By Mark Kenyon
“Hunting is conservation.” This is a catch phrase of sorts for the Rocky Mountain Elk Foundation, but it’s also simply a basic truth. As hunters we play a very important part in the conservation of wild animals and places. In many cases, that happens by default, as our purchases go to fund conservation initiatives. But many hunters eventually come to a place where they want to make that conservation impact even more meaningful, through habitat management on private land, or volunteer work, or fundraising or simply through personal decisions while in the woods. Whatever it might be, we hunters have a tremendous impact on conservation.
That said, do all of us really understand what that means? Do you understand exactly how hunting policies and land management decisions impact ecosystems? Do we understand the different models of conservation? Do we comprehend the impact that humans have on the land and animals that use it? Can we clearly articulate why “hunting is conservation”? For many of us, at times, the answers to those questions might be “No”. And that’s why I’m so excited about an online course I’ve just caught wind of, being offered by the University of Wisconsin, on this very topic, called “The Land Ethic Reclaimed: Perceptive Hunting, Aldo Leopold and Conservation.”
This is a free online course being put on by the University, (that anyone can participate in) in order to educate both hunters and non-hunters on the impact of hunting on conservation and our environment, the great conservationist Aldo Leopold’s land ethic, and a slew of other topics related to that. As a hunter, I always push myself to never stop learning and I encourage others to do the same. I think this is a perfect example of one such opportunity to learn and expand our understanding of the greater impact that hunting has on conservation, the ecosystems we interact with and more.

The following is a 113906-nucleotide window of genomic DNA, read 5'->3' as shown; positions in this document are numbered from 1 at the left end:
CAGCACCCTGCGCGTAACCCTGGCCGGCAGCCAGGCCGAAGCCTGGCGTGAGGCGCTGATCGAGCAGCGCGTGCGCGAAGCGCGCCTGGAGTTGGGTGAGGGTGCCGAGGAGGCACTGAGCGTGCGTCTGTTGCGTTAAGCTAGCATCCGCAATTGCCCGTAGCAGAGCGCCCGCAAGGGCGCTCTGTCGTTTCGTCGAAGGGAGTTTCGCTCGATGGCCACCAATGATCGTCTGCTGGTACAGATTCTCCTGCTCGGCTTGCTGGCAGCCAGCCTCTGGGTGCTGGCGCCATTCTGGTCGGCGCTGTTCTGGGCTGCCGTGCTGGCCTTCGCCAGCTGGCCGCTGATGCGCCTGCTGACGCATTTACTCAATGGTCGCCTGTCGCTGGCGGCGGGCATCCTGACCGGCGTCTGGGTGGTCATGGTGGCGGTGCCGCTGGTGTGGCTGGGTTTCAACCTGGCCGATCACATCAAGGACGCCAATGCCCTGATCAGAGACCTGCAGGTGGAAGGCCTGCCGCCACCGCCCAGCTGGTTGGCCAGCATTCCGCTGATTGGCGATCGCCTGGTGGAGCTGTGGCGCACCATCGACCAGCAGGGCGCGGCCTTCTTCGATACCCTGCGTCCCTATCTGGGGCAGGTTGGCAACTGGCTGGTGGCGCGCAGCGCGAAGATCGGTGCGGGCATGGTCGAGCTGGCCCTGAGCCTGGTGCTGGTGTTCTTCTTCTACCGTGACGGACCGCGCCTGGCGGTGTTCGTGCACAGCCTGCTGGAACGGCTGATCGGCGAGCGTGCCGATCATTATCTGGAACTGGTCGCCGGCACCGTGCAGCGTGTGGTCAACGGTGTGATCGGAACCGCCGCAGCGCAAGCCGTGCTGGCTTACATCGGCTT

As I mentioned, the course is free to join and it begins on January 26. The course materials consist of videos, surveys, readings and quizzes and are of course all done on your time, as you see fit. I know a lot of us are glad to be done with school, but this is one class I’d gladly participate in still. It’s an important topic, it looks like it will be well done, and best of all, the price is right. Free!
For more information check out the class summary below, and then click the link to see the full details and a video providing a more thorough overview. I hope that many of you will join me in participating in the learning experience that is “The Land Ethic Reclaimed”, and if you do, look for some discussions on Wired To Hunt on this topic in the future!
“This course will provide students with an understanding of the historical legacy of wildlife management and recreational hunting as a part of conservation, the role of wildlife in ecosystems, the importance of ethics in guiding management decisions and hunter choices, and the politics and economics of controversies surrounding game and non-game management, hunting, and conservation. We will also look at the emerging face of hunting today, and contemporary models of conservation. The content draws on the expertise and experience of scholars, researchers, managers, and citizens in the overlapping spheres of applied ecology, policy, environmental and natural resource management …
All learners and “perceptive hunters” are encouraged and welcome to participate, whether they are active hunters, hunting-curious, locavores, or simply nature enthusiasts. We especially invite all who pursue participation in the wild ecology of one’s place, who want to explore the American conservation model and Aldo Leopold’s Land Ethic.”